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Good news for holidays — gas prices headed down

Great news from the Office of Petroleum Management (OPM) as American Samoa heads into holiday season and even better news for those planning to do a lot of driving around to shop, as there will soon be a decrease in the maximum allowable price (MAP) or wholesale price of gas.


“I bring some great news for consumers for the start of December as we prepare for the holiday season,” said OPM’s petroleum officer Sione Kava.


The two week average for crude oil dropped from $108 a barrel to $105 a barrel from the prior two weeks, Kava said, adding that this resulted in the drop in the Base Price and “thus a drop in the MAP for all petroleum products” sold in American Samoa.


The new MAP for gasoline, effective Dec. 1, will be a decrease of four cents per gallon to $3.58 per gallon, according to OPM data. The current average retail price of gasoline is now around $4.06 per gallon, said Kava.


(Samoa News should point out that at least two gas stations are selling gasoline at a penny less per gallon.)


OPM data shows that there is a five-cent decrease in the new MAP for jet fuel — down to $3.65 per gallon and kerosene will be reduced to $3.66 per gallon.


Furthermore, diesel fuel’s new MAP will decrease by five cents per gallon - road diesel at $3.90; boilers/generators $3.59; commercial fishing vessel diesel $3.44; and other marine diesel $3.51.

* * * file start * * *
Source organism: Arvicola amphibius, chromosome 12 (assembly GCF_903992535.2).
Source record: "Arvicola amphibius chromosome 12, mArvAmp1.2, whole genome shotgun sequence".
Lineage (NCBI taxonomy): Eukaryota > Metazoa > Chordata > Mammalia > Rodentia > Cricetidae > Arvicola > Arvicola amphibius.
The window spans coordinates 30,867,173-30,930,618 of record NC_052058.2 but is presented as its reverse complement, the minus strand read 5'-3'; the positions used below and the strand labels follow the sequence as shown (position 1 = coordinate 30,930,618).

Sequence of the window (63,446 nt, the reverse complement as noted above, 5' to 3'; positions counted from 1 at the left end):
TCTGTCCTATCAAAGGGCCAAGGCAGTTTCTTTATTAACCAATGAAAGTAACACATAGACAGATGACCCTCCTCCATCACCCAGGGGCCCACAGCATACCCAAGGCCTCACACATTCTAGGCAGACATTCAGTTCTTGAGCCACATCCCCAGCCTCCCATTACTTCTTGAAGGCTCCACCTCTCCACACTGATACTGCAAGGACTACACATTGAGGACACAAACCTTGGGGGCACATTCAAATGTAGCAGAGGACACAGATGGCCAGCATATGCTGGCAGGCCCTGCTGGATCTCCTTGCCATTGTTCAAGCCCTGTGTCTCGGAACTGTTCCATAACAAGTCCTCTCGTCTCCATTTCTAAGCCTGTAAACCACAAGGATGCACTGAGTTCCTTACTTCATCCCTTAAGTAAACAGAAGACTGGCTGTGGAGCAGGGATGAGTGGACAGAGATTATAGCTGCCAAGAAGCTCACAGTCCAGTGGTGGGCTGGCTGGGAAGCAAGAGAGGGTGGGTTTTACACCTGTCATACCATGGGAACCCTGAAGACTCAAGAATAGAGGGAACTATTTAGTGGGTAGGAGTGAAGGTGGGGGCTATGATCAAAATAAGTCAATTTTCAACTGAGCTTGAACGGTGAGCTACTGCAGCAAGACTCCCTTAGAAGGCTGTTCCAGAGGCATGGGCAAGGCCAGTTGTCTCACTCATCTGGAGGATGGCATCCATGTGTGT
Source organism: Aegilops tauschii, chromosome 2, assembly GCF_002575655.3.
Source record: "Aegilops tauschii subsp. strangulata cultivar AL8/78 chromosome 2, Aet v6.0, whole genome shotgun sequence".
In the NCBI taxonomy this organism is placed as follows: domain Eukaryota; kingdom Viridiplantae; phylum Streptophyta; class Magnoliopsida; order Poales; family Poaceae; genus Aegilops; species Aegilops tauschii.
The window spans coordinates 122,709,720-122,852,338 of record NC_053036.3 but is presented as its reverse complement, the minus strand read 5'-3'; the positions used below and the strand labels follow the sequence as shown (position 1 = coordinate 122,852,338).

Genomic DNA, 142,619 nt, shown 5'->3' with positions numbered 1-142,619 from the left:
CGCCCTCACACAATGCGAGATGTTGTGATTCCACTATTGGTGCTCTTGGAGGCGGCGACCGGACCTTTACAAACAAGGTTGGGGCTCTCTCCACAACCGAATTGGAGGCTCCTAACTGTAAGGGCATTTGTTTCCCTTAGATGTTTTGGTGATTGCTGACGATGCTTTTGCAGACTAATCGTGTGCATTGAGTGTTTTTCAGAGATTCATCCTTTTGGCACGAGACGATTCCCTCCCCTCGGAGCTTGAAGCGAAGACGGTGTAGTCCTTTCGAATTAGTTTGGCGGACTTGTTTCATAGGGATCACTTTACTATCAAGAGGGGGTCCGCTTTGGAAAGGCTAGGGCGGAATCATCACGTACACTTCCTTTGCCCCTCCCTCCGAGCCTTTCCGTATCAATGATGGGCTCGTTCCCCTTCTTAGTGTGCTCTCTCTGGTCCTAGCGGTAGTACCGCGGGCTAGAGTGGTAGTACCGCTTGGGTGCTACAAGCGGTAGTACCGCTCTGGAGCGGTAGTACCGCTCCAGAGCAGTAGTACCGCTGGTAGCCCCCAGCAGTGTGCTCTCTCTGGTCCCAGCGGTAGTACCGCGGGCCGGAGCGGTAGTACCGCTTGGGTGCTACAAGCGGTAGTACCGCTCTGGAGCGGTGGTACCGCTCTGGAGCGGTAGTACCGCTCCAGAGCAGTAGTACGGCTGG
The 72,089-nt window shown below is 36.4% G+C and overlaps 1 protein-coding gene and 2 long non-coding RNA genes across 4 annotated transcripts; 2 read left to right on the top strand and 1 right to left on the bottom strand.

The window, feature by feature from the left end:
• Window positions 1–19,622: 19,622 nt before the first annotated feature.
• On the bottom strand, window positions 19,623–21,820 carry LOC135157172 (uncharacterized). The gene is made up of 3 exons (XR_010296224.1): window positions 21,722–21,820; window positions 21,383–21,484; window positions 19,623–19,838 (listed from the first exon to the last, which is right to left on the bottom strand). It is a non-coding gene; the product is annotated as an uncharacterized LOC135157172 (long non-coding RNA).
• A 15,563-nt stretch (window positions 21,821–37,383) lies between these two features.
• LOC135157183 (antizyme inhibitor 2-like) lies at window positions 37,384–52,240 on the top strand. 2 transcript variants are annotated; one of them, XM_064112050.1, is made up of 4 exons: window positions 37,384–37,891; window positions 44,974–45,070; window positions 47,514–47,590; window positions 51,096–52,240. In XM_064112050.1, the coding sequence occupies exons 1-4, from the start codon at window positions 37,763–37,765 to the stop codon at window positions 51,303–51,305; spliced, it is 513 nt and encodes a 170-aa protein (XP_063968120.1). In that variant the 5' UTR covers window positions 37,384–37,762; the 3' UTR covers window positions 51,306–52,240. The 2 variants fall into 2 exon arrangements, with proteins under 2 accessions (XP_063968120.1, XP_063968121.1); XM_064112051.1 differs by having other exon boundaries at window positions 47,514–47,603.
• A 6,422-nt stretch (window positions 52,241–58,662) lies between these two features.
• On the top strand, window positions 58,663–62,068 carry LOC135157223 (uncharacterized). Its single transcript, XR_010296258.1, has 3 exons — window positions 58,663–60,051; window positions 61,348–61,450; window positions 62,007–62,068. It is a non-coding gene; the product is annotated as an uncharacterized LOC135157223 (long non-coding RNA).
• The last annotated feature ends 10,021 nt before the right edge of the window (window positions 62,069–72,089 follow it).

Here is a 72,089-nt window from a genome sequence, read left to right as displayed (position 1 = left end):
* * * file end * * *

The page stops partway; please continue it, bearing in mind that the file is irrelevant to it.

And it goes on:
According to OPM there is a decrease of four-cents per gallon for the Ultra Low Sulfur Diesel (ULSD) for the road (which is used by several school buses) and boilers/generators (used by the eleven generators at the American Samoa Power Authority in Satala).


After December 1, the next MAP will be released Dec. 16 — a week before Christmas — and Kava projects that there maybe a slight increase at that time due to, among other things, one of the refineries in Singapore — where American Samoa and other Pacific islands get their fuel supply — will have downtime for repairs following a fire last week.


Another contributing factor is that more driving will be done in the U.S. due to the holiday season resulting in increased demand. “With more demand, that means an increase in prices,” he said, but was quick to point out that OPM continues to monitor these issues.